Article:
* finance on up to 80 percent of the value of the invoices on a non-recourse basis
* credit-checking of debtors
* will take debtor credit risk to mitigate against bad debts (no need to take own credit insurance)
* collection service via the affiliate
* full accounting administration of the debtors ledger.
This option is the most comprehensive risk mitigant in that it provides credit protection against bad debts and will provide an assessment of the buyer, before shipment, by a factor resident in the buyer’s country. If the buyer defaults in making payment the overseas factor is responsible for collecting the money and provides a guarantee that it can collect it within a certain period of time (unless there is commercial dispute). This mitigates against the problem of trying to collect money across time zones, language/cultural barriers, and taking legal action in a foreign jurisdiction since the local factor can do this on their behalf. It is also advisable to involve legal counsel in the drafting of sales contracts to ensure the papers are watertight in the event of a dispute further along in the transaction.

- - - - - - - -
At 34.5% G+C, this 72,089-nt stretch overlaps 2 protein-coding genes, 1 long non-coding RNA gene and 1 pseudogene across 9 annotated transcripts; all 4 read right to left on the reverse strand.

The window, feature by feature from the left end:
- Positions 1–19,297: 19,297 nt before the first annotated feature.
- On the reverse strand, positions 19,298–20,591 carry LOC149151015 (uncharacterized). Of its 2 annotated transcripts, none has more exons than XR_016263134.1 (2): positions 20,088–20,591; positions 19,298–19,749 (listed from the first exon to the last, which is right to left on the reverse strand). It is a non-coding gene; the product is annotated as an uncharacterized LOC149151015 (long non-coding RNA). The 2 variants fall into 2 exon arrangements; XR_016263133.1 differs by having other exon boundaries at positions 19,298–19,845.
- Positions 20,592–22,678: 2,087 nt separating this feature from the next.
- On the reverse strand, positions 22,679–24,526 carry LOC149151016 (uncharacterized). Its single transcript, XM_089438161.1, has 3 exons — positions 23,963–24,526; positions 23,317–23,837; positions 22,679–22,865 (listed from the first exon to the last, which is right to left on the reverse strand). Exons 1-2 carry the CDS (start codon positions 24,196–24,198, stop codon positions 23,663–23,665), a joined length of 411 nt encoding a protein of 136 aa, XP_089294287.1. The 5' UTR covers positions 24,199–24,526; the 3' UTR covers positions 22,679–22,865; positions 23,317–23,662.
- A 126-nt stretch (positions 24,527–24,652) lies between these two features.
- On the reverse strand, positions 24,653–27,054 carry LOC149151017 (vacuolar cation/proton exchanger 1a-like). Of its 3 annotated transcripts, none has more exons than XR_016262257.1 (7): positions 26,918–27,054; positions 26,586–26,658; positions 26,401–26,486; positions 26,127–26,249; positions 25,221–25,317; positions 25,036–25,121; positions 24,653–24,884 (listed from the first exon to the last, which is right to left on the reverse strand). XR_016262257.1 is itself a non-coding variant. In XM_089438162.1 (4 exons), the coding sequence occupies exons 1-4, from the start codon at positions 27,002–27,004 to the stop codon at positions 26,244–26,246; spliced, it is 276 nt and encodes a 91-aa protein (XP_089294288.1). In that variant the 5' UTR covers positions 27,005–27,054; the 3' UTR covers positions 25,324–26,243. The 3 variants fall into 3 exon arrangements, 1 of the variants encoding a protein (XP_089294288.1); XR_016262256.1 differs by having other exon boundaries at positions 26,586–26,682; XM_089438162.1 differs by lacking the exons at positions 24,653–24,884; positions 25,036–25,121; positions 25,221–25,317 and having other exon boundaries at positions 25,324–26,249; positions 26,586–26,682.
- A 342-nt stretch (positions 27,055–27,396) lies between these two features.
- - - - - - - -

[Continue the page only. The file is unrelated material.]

The key matters for the exporter to consider with factoring are whether the cost can be absorbed in the profit margin and the fact that there are two intermediaries involved, the local financier and the overseas factor.
Another issue to consider is that, while mostly the overseas factor will be a well established lender, and often it will be a bank, this is not always the case and the service quality and financial reliability of smaller overseas factoring companies may represent additional risk. This could be overcome by investigating who these overseas factors are going to be in each country.